Mary Sam, director of diversity, equity and tribal relations at Central Lakes College, said if the state of Minnesota put the same energy into education and economic development it put into the Vikings stadium, think of what could be accomplished.
“This is about saving the state of Minnesota,” Sam said.
Keith Lester, superintendent of Brooklyn Center Schools, a diverse district with 80 percent poverty, said what’s needed is action. Too much time, he said, is spent on studies and talking to the point where people lose hope. Change, he said, is difficult but people have to show what good can come out of that change.
“We don’t have time to waste with more studying,” Lester said.
Sam said they invited people to this first summit mindful the numbers and data they would be sharing with the group would be difficult to look at. Participants said the numbers representing the gaps between whites and minorities were sobering.
Dennis Olson, Mille Lacs Band of Ojibwe commissioner of education, said the numbers are more than just a math score or a single reading test result. The numbers represent children and what is happening in their lives, in their surrounding communities and what’s shaping those numbers, Olson said, adding tribal communities feel extremely protective of their children.
Olson said the data isn’t meant to be hurtful and it’s being shared not to make anyone feel less, but as a way to embrace it and come around to make changes.
“If you are not at the table, you’re probably on the menu,” said Olson, quoting a saying used with frequency in political circles. “That holds so true to me today.”
“Being at the table is really important, and fostering and engaging in those true relationships is what’s going to bring the communities to actually feel like this is something that’s not for them or about them but is with them,” Olson said.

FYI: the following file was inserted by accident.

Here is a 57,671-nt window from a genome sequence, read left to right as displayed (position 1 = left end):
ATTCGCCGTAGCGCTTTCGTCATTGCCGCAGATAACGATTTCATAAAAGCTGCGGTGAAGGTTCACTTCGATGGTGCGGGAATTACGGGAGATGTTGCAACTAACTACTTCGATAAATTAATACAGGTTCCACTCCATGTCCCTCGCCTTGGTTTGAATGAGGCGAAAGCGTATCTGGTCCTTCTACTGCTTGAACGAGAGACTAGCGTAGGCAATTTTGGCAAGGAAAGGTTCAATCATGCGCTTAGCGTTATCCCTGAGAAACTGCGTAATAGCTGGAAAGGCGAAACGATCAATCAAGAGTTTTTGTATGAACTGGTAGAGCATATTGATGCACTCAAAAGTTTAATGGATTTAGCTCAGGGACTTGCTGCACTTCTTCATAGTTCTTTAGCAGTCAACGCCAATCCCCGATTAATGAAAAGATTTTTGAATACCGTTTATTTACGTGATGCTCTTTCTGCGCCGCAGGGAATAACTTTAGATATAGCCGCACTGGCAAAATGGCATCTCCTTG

Dane Smith, president of Growth and Justice, said a model that’s been successful and being duplicated now in Minnesota is called Strive Together. It’s being used in Itasca County, St. Cloud and the Twin Cities. It brings community sectors together with a plan that has specific measurements with real charted progress. It’s key to start in early education, Smith said.
“We really think that this Strive model is the best thing going,” Smith said. “In some respects it may be easier for this kind of ‘all-in’ community work to happen in Brainerd, Minn., areas because everybody already knows each other and there is already a sense of cohesiveness and community. ...
“Progress is being made and we can see it, we just need to build on it.”
During a break as participants set up in groups to look at specific community data, Sam said the timing is right for this conversation and action.
“This is a conversation that needs to happen now,” Sam said. “We’re ready to do this hard work together.”
Sam said the hope is to generate funds, continue research and drive conversations forward to create race equity and excellence plans for the communities. The goal is to make sure all students are succeeding, Sam said.
“This is a community issue,” Sam said. “This is about all of us.”